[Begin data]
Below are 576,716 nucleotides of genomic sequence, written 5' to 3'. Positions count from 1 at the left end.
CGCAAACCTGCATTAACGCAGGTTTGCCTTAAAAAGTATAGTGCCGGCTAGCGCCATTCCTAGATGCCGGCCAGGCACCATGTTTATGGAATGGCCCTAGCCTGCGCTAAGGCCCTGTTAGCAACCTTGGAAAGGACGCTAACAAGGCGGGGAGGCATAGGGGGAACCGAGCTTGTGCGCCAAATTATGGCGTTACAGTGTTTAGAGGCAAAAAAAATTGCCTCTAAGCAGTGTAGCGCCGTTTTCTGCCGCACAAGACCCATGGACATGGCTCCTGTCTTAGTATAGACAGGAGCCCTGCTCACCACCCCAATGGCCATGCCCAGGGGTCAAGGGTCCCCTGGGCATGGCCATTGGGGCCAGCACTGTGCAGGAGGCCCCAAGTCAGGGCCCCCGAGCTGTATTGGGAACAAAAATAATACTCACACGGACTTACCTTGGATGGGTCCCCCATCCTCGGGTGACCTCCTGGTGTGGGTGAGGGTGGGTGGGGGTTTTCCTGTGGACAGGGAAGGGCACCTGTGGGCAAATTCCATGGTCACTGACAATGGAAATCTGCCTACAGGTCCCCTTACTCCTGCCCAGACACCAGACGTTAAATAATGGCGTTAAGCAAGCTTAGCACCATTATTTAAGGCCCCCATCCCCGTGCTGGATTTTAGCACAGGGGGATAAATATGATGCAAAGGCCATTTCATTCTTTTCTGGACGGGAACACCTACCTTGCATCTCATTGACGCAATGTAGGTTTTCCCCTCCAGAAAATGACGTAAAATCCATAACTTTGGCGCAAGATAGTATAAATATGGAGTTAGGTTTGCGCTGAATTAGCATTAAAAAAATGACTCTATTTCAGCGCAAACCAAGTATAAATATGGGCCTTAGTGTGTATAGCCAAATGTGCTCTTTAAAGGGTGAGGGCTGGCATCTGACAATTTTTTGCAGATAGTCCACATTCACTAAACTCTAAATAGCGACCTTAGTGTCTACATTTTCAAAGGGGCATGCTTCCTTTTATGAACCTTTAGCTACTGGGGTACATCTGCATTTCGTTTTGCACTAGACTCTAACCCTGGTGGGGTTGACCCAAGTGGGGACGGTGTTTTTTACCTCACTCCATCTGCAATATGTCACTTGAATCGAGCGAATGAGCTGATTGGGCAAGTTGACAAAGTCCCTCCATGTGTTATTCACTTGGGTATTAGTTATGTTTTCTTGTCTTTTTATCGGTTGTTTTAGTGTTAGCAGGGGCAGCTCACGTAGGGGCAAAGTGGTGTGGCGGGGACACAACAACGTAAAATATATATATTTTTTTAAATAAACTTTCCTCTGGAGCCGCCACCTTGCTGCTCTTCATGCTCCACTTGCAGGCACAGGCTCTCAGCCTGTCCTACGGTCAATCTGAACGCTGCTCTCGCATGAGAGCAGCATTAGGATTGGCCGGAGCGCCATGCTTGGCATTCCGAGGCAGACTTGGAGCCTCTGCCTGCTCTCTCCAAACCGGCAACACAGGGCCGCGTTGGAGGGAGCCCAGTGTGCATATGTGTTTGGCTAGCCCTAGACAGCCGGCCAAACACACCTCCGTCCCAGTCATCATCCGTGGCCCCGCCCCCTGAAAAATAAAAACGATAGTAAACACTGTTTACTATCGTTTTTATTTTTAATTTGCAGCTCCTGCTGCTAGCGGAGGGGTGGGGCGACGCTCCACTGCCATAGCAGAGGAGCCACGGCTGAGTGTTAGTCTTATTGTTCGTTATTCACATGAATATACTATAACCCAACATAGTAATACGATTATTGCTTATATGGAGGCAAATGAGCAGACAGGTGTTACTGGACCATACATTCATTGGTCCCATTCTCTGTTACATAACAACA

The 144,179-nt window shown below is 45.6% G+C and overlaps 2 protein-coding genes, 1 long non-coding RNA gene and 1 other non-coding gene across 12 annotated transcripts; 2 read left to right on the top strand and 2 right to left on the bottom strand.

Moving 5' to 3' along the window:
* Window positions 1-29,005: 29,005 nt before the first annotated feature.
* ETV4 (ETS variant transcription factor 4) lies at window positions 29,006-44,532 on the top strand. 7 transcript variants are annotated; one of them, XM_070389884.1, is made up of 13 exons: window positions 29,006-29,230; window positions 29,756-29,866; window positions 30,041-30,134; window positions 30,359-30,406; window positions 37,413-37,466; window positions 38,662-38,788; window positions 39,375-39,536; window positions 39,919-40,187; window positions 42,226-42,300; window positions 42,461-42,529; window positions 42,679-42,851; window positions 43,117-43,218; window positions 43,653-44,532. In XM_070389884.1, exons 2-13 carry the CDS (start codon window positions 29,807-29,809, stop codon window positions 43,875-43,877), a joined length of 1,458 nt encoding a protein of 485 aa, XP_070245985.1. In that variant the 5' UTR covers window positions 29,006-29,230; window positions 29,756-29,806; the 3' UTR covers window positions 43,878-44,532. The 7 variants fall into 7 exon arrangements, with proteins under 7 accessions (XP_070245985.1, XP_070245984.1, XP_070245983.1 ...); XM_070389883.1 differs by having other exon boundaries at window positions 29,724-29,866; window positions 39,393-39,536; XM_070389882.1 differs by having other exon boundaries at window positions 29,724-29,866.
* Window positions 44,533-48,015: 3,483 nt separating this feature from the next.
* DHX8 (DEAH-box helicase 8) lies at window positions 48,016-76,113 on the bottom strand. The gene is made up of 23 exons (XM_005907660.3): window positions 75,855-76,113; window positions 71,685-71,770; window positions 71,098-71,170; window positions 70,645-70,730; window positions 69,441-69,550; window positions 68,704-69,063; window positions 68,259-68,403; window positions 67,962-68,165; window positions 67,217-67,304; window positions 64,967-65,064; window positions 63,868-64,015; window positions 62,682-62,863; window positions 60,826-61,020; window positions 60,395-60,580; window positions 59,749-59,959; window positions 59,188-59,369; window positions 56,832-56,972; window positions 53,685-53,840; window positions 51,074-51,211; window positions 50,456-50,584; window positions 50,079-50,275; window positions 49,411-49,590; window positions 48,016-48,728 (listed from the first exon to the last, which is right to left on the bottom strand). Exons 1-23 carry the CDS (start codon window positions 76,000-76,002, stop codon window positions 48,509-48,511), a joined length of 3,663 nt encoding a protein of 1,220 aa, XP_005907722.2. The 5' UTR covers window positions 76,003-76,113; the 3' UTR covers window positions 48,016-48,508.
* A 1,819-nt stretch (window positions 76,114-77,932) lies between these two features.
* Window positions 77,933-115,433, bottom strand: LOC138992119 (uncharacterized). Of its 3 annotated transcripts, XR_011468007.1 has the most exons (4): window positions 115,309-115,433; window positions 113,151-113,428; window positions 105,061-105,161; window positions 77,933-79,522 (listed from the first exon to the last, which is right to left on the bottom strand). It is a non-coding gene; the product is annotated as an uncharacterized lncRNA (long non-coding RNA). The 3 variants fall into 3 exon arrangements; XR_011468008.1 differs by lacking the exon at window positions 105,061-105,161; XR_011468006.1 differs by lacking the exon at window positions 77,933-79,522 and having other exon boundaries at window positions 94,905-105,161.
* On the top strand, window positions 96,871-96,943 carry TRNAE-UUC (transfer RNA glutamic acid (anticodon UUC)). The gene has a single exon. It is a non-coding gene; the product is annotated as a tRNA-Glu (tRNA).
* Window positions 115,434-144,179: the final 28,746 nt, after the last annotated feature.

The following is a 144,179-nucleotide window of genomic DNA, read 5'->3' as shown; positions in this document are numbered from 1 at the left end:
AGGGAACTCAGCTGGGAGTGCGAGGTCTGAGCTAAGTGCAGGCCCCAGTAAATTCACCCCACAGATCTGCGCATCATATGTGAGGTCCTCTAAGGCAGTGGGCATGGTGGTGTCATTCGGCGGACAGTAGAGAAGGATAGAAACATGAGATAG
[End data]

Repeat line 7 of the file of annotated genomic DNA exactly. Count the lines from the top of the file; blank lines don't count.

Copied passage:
* Window positions 44,533-48,015: 3,483 nt separating this feature from the next.